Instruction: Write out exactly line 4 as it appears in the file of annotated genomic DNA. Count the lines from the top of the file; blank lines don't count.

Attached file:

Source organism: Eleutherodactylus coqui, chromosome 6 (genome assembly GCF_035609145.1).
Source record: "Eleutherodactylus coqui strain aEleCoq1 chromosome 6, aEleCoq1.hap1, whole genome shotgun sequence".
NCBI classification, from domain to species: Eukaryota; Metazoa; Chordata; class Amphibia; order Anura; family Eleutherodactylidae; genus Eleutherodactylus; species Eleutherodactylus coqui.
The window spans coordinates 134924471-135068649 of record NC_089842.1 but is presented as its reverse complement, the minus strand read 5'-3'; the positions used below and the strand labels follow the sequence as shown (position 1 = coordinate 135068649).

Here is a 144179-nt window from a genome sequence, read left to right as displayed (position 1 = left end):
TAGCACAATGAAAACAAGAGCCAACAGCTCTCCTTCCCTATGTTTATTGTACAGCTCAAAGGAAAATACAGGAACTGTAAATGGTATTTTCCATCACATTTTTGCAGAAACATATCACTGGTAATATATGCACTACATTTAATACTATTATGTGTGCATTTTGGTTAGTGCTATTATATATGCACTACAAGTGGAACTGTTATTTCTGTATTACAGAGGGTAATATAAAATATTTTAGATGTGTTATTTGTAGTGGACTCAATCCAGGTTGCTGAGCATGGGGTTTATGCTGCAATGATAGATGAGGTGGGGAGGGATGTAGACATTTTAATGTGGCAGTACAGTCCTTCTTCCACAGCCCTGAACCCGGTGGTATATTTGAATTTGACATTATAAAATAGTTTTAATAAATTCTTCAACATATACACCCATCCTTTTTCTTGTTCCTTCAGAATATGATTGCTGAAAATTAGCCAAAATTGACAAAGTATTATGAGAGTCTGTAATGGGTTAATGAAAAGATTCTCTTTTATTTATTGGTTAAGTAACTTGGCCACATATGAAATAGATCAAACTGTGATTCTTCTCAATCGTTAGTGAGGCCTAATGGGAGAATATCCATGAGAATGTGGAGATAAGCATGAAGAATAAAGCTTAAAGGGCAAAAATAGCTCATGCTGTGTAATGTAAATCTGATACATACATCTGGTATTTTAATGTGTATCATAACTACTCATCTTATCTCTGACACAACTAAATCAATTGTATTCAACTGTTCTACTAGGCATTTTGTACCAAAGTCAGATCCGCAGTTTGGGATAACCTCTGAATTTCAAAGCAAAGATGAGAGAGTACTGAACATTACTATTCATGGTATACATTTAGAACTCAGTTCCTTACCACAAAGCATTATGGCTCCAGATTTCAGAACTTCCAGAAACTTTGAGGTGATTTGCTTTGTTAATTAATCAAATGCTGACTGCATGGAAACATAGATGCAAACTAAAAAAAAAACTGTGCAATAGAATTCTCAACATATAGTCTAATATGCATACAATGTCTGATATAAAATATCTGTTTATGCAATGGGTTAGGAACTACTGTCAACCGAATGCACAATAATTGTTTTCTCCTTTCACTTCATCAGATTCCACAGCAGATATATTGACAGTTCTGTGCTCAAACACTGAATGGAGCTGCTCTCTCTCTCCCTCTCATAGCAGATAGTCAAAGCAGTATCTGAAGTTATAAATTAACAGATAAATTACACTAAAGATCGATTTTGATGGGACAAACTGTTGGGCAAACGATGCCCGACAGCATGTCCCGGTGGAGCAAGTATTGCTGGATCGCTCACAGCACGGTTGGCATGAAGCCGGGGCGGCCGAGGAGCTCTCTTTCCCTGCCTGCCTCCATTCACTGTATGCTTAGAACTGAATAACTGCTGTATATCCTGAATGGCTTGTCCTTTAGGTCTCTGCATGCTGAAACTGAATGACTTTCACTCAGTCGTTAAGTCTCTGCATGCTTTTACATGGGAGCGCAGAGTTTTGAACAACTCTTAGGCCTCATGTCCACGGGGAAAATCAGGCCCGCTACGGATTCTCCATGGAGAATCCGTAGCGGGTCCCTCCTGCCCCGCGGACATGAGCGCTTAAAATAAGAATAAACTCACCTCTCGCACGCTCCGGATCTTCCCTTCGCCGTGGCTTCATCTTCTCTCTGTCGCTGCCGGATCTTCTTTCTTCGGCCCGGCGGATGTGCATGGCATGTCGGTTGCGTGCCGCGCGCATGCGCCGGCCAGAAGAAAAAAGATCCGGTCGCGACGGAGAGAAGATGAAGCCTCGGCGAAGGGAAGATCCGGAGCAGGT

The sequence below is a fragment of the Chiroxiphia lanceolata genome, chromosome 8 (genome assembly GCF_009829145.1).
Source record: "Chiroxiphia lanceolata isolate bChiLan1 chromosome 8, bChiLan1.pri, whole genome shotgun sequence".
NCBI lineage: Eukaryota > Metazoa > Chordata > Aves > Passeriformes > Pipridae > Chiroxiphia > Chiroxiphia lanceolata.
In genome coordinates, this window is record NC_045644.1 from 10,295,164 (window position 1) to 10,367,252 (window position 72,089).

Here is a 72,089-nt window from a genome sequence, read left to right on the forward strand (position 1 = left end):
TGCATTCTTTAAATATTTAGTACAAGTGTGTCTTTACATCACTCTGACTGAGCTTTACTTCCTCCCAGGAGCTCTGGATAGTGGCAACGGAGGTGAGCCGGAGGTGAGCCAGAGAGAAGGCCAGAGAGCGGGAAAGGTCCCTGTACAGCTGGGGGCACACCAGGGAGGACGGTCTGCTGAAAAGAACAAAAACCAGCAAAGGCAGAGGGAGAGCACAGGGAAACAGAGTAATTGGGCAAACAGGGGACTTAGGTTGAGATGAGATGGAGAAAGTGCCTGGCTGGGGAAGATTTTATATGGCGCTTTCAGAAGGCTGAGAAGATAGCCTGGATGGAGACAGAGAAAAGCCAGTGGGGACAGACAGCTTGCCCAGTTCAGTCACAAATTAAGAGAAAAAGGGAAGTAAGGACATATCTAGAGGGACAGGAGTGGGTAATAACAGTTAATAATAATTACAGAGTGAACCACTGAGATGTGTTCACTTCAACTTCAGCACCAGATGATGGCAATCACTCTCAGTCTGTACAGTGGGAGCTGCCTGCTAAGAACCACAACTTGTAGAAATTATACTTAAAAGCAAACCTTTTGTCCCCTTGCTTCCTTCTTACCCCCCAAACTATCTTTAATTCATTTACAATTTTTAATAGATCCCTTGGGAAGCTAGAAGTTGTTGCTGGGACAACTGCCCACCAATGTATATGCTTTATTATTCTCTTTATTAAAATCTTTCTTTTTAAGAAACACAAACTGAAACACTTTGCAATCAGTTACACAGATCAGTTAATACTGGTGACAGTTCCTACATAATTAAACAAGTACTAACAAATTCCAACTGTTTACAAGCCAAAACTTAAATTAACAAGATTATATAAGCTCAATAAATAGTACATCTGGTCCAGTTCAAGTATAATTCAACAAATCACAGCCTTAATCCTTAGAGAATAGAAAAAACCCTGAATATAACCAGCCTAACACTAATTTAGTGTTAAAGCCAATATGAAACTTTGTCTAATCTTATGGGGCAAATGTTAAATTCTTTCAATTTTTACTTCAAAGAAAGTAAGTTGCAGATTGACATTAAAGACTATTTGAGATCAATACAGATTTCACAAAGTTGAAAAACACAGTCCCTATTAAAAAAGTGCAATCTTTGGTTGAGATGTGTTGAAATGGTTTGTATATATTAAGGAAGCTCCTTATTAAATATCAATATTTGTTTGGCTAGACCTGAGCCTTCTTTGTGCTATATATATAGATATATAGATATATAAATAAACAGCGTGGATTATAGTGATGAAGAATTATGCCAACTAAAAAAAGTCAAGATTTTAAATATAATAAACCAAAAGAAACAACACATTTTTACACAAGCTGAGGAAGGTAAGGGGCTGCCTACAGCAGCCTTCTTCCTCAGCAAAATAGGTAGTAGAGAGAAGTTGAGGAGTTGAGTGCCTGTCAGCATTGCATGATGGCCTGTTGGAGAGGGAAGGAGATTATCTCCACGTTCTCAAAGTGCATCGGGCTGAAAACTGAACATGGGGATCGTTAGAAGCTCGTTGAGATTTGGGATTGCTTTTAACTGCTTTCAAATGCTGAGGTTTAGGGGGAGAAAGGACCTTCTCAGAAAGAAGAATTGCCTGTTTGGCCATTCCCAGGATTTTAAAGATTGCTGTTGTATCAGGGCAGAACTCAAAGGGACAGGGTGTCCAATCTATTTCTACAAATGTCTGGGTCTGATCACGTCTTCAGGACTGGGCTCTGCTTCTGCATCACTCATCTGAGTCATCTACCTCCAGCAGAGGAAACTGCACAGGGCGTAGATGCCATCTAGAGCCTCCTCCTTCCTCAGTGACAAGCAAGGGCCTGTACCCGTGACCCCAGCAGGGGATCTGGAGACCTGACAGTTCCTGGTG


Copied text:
The window spans coordinates 134924471-135068649 of record NC_089842.1 but is presented as its reverse complement, the minus strand read 5'-3'; the positions used below and the strand labels follow the sequence as shown (position 1 = coordinate 135068649).